Investors can approximate the average market return by buying an index fund. While individual stocks can be big winners, plenty more fail to generate satisfactory returns. Unfortunately the Affluent Foundation Holdings Limited (HKG:1757) share price slid 30% over twelve months. That falls noticeably short of the market return of around -1.5%. Because Affluent Foundation Holdings hasn’t been listed for many years, the market is still learning about how the business performs. Shareholders have had an even rougher run lately, with the share price down 17% in the last 90 days.
Affluent Foundation Holdings wasn’t profitable in the last twelve months, it is unlikely we’ll see a strong correlation between its share price and its earnings per share (EPS). Arguably revenue is our next best option. When a company doesn’t make profits, we’d generally expect to see good revenue growth. That’s because it’s hard to be confident a company will be sustainable if revenue growth is negligible, and it never makes a profit.
In just one year Affluent Foundation Holdings saw its revenue fall by 49%. That looks pretty grim, at a glance. Shareholders have seen the share price drop 30% in that time. What would you expect when revenue is falling, and it doesn’t make a profit? It’s hard to escape the conclusion that buyers must envision either growth down the track, cost cutting, or both.
The company’s revenue and earnings (over time) are depicted in the image below (click to see the exact numbers).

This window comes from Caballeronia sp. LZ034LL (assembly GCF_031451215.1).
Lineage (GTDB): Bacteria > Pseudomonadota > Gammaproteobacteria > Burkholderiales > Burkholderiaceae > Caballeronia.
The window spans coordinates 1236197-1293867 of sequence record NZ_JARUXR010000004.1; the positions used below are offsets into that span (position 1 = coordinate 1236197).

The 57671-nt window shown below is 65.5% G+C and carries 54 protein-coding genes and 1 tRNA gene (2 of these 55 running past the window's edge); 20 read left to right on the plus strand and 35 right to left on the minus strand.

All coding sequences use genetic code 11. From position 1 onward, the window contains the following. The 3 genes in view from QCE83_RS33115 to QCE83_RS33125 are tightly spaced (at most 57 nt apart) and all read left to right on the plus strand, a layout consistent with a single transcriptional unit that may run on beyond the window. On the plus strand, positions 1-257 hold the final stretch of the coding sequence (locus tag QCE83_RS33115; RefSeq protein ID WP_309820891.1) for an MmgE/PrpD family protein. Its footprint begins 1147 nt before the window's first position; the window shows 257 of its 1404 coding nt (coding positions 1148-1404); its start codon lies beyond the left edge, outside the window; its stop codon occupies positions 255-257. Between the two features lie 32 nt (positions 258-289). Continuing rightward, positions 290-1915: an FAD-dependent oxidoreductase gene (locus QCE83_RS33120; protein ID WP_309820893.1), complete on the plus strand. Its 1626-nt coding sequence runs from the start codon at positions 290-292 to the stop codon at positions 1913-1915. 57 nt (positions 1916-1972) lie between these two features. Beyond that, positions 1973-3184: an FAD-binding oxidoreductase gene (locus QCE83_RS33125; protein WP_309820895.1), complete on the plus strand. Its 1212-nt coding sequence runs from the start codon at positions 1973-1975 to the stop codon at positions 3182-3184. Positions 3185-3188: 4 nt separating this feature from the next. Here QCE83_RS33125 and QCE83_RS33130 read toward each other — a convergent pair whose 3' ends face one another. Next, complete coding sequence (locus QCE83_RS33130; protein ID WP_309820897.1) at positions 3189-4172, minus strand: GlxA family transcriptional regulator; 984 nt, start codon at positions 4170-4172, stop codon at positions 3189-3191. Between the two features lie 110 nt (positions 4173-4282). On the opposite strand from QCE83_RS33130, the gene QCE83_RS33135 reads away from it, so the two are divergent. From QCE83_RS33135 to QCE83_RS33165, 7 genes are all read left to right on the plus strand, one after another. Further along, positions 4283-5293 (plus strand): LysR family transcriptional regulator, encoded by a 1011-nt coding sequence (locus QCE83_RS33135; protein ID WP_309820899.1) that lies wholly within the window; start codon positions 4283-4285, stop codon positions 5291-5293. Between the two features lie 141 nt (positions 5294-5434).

We’re pleased to report that the CEO is remunerated more modestly than most CEOs at similarly capitalized companies. It’s always worth keeping an eye on CEO pay, but a more important question is whether the company will grow earnings throughout the years. Before buying or selling a stock, we always recommend a close examination of historic growth trends, available here..
A Different Perspective
We doubt Affluent Foundation Holdings shareholders are happy with the loss of 30% over twelve months. That falls short of the market, which lost 1.5%. That’s disappointing, but it’s worth keeping in mind that the market-wide selling wouldn’t have helped. The share price decline has continued throughout the most recent three months, down 17%, suggesting an absence of enthusiasm from investors. Given the relatively short history of this stock, we’d remain pretty wary until we see some strong business performance. I find it very interesting to look at share price over the long term as a proxy for business performance. But to truly gain insight, we need to consider other information, too. Take risks, for example – Affluent Foundation Holdings has 6 warning signs (and 2 which are significant) we think you should know about.
Of course Affluent Foundation Holdings may not be the best stock to buy. So you may wish to see this free collection of growth stocks.
Please note, the market returns quoted in this article reflect the market weighted average returns of stocks that currently trade on HK exchanges.
If you spot an error that warrants correction, please contact the editor at firstname.lastname@example.org. This article by Simply Wall St is general in nature. It does not constitute a recommendation to buy or sell any stock, and does not take account of your objectives, or your financial situation. Simply Wall St has no position in the stocks mentioned.
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